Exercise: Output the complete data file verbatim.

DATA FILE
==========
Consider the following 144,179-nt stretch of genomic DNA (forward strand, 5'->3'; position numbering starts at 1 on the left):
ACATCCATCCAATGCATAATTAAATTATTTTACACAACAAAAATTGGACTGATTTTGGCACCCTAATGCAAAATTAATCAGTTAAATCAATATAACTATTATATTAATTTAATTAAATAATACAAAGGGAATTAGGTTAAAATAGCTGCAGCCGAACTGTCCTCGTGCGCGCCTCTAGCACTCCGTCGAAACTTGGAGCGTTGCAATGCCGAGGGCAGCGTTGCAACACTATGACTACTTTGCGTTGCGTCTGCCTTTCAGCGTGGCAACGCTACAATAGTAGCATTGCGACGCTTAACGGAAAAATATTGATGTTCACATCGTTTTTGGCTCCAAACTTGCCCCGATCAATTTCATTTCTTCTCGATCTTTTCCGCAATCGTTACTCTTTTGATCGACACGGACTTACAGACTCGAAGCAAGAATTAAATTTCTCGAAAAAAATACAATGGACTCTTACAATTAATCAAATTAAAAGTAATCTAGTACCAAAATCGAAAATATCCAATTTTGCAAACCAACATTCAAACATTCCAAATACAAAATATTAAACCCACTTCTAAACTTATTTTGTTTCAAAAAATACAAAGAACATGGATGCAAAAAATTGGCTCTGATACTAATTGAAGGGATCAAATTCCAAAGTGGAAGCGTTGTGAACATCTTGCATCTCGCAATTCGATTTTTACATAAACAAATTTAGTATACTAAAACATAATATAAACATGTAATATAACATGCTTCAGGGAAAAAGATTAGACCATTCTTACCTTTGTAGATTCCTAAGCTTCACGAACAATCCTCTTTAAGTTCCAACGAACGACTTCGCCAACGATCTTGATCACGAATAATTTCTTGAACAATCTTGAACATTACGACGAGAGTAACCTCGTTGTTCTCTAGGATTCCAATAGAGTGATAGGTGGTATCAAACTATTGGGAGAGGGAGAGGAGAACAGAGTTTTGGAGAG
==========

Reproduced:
Consider the following 144,179-nt stretch of genomic DNA (forward strand, 5'->3'; position numbering starts at 1 on the left):
ACATCCATCCAATGCATAATTAAATTATTTTACACAACAAAAATTGGACTGATTTTGGCACCCTAATGCAAAATTAATCAGTTAAATCAATATAACTATTATATTAATTTAATTAAATAATACAAAGGGAATTAGGTTAAAATAGCTGCAGCCGAACTGTCCTCGTGCGCGCCTCTAGCACTCCGTCGAAACTTGGAGCGTTGCAATGCCGAGGGCAGCGTTGCAACACTATGACTACTTTGCGTTGCGTCTGCCTTTCAGCGTGGCAACGCTACAATAGTAGCATTGCGACGCTTAACGGAAAAATATTGATGTTCACATCGTTTTTGGCTCCAAACTTGCCCCGATCAATTTCATTTCTTCTCGATCTTTTCCGCAATCGTTACTCTTTTGATCGACACGGACTTACAGACTCGAAGCAAGAATTAAATTTCTCGAAAAAAATACAATGGACTCTTACAATTAATCAAATTAAAAGTAATCTAGTACCAAAATCGAAAATATCCAATTTTGCAAACCAACATTCAAACATTCCAAATACAAAATATTAAACCCACTTCTAAACTTATTTTGTTTCAAAAAATACAAAGAACATGGATGCAAAAAATTGGCTCTGATACTAATTGAAGGGATCAAATTCCAAAGTGGAAGCGTTGTGAACATCTTGCATCTCGCAATTCGATTTTTACATAAACAAATTTAGTATACTAAAACATAATATAAACATGTAATATAACATGCTTCAGGGAAAAAGATTAGACCATTCTTACCTTTGTAGATTCCTAAGCTTCACGAACAATCCTCTTTAAGTTCCAACGAACGACTTCGCCAACGATCTTGATCACGAATAATTTCTTGAACAATCTTGAACATTACGACGAGAGTAACCTCGTTGTTCTCTAGGATTCCAATAGAGTGATAGGTGGTATCAAACTATTGGGAGAGGGAGAGGAGAACAGAGTTTTGGAGAG